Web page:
Lately, I’ve been on the fence about whether or not I want to have children. Is it what I want, or something society tells me I want? I haven’t quite made up my mind, but I love talking to people on both sides to gain perspective. We talked to seven women — of different ages — about why they decided to be childfree and how it has shaped their lives…
When my husband and I married at age 28, he was interested in the idea of kids, but I wasn’t sure, so we talked and talked and talked about it for years. We decided that if it still didn’t feel right by the time I was 40, it would officially be off the table. That was 10 years ago. I was worried at first because, meeting with friends, my husband is the guy who’s on the floor playing with kids and I’m talking to the adults. I never felt like I ‘had to’ have a baby. I knew that it would require a major life change and I just never felt the pull of motherhood that I imagine other women do. My husband had a vasectomy and we told our parents we weren’t going to have kids. Our families have been mostly supportive of our decision. One of my sisters said, ‘Who will take care of you when you’re old?’ which is not enough of a reason to have kids. We both like the life we’ve created together and didn’t feel a need to change it. I can’t imagine our lives any differently — we have no regrets.
I think I’ve always known I wanted to be childfree. Or rather I should say, my heart wants kids maybe 25%, which feels too low for my partner and me to bring a child into this world. So many of my friends and siblings who have kids seem to have really wanted them, which made me recognize the lack of my own desire.
Being in a queer relationship also means that having a child requires a large financial, time and energy investment. For so many of our queer friends, it’s such an intentional decision. Also, choosing a sperm donor, maybe someone you’ve never met, who carries your kid’s genes. With friends in lesbian relationships, it’s been interesting also to see which partner will carry the child, or if they have multiple children, if you each carry one child. What I like about queer relationships is that even though there are a lot of hurdles to getting a child, you can make your own rules, which can be really scary but also really liberating. It’s been wonderful to see how my friends parent.
I’m always surprised by how many people have assumed I will change my mind or assume that my decision reflects some judgement of their life (it does not). Among my scientist peers, being childfree is relatively common, compared to my non-scientist friends, most of whom have children. Instead, I’m really leaning into what Rachel Cargle describes as Rich Auntie Supreme. It’s such a fun community and I feel so seen there. I love getting to show up for my friends’ and relatives’ children, spending time with them, reading, playing and exploring with them. I think of the ‘gay uncle theory’ (or in my case, the gay aunt) in biology, where I get to funnel all the love, time and money I could have spent on my own children into supporting other people’s kids.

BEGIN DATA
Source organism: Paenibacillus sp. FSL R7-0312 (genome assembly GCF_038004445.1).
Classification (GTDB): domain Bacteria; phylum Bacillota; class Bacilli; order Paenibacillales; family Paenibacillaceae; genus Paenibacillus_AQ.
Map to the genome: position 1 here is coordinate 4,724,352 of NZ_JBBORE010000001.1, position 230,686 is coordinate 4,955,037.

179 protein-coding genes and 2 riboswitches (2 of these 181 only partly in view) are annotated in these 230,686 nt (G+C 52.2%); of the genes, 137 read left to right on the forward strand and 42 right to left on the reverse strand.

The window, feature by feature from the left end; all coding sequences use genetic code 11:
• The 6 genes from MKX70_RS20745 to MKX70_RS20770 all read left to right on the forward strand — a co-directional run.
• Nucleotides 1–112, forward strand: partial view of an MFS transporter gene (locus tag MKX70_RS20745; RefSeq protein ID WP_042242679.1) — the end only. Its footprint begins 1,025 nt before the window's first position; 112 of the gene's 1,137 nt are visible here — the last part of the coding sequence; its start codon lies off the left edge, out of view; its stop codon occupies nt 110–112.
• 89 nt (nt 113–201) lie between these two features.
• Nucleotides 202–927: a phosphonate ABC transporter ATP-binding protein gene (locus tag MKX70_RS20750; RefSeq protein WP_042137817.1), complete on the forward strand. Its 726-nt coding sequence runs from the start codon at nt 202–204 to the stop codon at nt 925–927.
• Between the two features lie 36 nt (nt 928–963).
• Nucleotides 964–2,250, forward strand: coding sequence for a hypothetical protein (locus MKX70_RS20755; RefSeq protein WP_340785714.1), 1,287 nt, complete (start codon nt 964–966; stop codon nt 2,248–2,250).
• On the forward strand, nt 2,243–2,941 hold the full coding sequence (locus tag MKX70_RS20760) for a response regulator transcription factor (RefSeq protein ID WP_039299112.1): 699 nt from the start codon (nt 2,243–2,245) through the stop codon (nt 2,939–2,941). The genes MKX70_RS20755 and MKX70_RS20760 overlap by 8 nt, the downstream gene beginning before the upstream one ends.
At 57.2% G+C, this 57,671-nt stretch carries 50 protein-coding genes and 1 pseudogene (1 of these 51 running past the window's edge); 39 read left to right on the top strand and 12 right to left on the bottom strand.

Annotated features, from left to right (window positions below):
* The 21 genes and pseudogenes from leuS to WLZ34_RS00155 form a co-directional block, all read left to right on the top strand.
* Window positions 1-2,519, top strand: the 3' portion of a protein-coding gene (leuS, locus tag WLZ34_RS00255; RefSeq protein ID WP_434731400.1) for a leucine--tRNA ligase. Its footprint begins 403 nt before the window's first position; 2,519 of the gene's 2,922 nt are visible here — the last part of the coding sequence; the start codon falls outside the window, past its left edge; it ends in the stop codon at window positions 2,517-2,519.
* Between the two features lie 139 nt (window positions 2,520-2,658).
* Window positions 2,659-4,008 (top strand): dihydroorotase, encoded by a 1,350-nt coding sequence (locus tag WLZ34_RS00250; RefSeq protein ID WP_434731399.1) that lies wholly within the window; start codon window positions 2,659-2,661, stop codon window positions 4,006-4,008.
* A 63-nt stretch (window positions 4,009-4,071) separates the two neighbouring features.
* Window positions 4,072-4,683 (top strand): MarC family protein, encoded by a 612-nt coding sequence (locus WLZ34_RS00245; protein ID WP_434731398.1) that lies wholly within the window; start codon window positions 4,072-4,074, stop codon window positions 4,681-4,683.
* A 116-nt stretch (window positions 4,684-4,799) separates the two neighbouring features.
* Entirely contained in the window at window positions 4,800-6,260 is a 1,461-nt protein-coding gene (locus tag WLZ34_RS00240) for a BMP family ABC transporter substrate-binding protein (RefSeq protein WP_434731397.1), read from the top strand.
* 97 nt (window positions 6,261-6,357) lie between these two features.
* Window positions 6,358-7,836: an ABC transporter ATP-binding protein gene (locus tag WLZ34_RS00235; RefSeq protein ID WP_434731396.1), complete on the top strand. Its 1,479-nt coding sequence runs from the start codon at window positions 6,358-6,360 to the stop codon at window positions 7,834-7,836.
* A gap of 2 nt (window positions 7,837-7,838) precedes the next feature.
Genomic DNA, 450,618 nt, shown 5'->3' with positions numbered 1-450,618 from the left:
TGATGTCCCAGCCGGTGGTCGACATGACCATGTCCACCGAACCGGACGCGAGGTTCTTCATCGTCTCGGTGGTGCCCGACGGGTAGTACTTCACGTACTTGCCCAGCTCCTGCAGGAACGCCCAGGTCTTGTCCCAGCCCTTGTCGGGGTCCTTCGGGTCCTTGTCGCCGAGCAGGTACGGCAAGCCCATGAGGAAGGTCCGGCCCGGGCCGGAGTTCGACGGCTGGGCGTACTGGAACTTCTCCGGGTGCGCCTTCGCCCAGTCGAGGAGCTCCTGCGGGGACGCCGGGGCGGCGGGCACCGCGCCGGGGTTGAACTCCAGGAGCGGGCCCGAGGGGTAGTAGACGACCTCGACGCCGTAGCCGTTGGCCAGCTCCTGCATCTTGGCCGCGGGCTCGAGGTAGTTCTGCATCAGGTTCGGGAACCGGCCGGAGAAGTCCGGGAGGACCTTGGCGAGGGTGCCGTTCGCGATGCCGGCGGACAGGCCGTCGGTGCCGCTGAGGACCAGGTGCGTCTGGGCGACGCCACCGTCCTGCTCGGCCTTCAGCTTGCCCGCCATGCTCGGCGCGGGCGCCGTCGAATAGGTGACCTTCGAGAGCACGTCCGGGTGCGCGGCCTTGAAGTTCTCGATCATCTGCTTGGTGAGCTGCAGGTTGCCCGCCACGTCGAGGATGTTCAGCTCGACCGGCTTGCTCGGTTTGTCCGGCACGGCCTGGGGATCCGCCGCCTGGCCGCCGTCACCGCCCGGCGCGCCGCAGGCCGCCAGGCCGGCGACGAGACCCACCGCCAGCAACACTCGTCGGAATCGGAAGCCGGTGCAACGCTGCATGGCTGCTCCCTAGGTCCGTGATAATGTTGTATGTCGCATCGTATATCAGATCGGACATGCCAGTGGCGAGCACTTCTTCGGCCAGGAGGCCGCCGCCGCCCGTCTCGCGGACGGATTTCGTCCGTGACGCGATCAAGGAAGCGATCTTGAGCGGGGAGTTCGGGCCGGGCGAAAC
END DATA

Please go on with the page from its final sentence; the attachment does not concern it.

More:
Additionally, I’m able to spend the rest of my time nurturing and indulging myself, spending my time and money on things that bring me deep joy and nurture my inner child. I read novels and watch foreign films. I travel and make spontaneous plans (when there isn’t a pandemic). I learned how to cross stitch and skateboard. I go for long runs and practice yoga and swim in the ocean. I cook luxurious meals which I drink with red wine and bake my favorite desserts. For me, having a child would feel like a loss of self and I’ve loved being able to cultivate a life so focused on pleasure.
It was a something I always knew. I had really loving parents, but I also got the idea that children were more of a nuisance. I was told to act like an adult when I was four. I grew up in the Baptist church and wondered in my early twenties if I would find a partner who was ok with my not wanting a child. My husband said, ‘I kept waiting for you to change your mind’ because I actually love kids. I think when people think of childfree women they think we’re like Miranda Hobbes and way more staunch, but I was a student teacher, I taught at our church’s nursery, and I loved kids. But if you ask a little girl what she wants to be when she grows up and she says, ‘I want to be a mommy,’ people never tell her, ‘Oh, you’ll change your mind someday!’
I got my tubes tied last year and it was hard to find a doctor in Texas who would do it since I was in my twenties. I was constantly told, ‘We only do it if you already have kids.’ I finally found a doctor through a co-worker, and I felt like I was doing a drug deal. My co-worker told me, ‘My doctor will do it, but she doesn’t advertise it.’ I felt such a weight lifted after I had the procedure done, and it only solidified my decision. I am so happy being the favorite auntie, and I honestly think I have more to give to the world by not being a mother.